Tape tacked on a lamp
Post. “I” spray-painted
On someone’s lawn.
A raised book casting
A shadow on the pulpit.
Perplexed by flyer, home-
A cloud conceals the sun.
Shadows disappear. Odd
How the adhesive strip
Unravels and recoils
When the wind halts.
The flyer fell. The book
Is “Modern Furnishing.”
The “I” is a 1.
Curb hole #1. Clogged
The construction worker’s
Hand slipped and stained
Mistaking the Parts for the Whole
The cross body bag makes the library clerk’s
Pink tee shirt ruche around his chest. The limp makes
Him beautiful. He raises his leg, steps and drags it
Across the pale carpet. The towel cloth looks like
Excess fat. He has his back to me. I see a limp and the
He is surrounded by the physically and
Or mentally impaired. The woman who side parts her
Heavy black mane. Uses her sweaty palms to pat
Down the unruly strands. Her hand is a brush and she
Is a horse. She towers over my desk. I see a hand and
The boy wearing a miniature U S A shirt sticks his
Finger under the license plate. The edge is sharp.
It cuts through distal and middle phalanx. Streaming blood
Over the prepubescent boy’s shirt. He looks small.
From my fifth floor window. I see the severed index
And the crown.
I assemble the statue. Recognize the head as my own.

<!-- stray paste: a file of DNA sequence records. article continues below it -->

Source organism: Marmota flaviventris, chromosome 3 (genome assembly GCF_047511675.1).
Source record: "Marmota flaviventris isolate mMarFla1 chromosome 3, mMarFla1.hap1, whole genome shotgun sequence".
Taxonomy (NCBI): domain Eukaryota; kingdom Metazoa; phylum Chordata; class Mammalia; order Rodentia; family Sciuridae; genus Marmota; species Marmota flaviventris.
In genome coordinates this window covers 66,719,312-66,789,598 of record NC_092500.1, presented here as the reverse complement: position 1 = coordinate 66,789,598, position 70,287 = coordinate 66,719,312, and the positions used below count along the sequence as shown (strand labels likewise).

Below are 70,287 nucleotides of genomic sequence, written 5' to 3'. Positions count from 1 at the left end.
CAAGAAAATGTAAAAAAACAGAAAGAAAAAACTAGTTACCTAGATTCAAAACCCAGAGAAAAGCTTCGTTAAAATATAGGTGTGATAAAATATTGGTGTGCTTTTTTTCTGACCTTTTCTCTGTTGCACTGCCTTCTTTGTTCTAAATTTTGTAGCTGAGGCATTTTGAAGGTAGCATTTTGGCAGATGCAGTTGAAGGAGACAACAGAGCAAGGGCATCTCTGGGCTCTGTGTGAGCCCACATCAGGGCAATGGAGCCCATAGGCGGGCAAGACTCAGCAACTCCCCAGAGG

Place him before me. He is a stranger. Above me.
She is a lamppost overlooking the parking lot. Below me.
He is a PLU sticker on the kitchen floor.
The figures change and I remain still.
Point of View
Turn the knob and tilt the blinds. I see a car
And a cone on a traffic island.
Squint. The car fits between the slats.
Close your eye. The cone is on the trunk.
Close the other. A light shaft.
Stand on a stool. Peer between book
And shelf. I see a man’s face.
Between bookshelves? A corridor.
Look up at the light fixture.
It simulates glass and conceals a bulb.
Blow into the can shaped like a prism.
The bag undulates and peels open.
I see an apple core, a parking stub
And a puddle of spit. Still foaming?
Still foaming. See the man holding the Styrofoam cup?
Elisa Taber is a writer and anthropologist. She explores the interstice between translation and epistemology in the indigenous narratives of the Paraguayan, Bolivian, and Argentine Gran Chaco. Both her stories and translations are troubled into being, even when that trouble is a kind of joy. @elisayerzataber
Featured phot credit: Amanda Ollinik @Allunderonemoon
Leave a Reply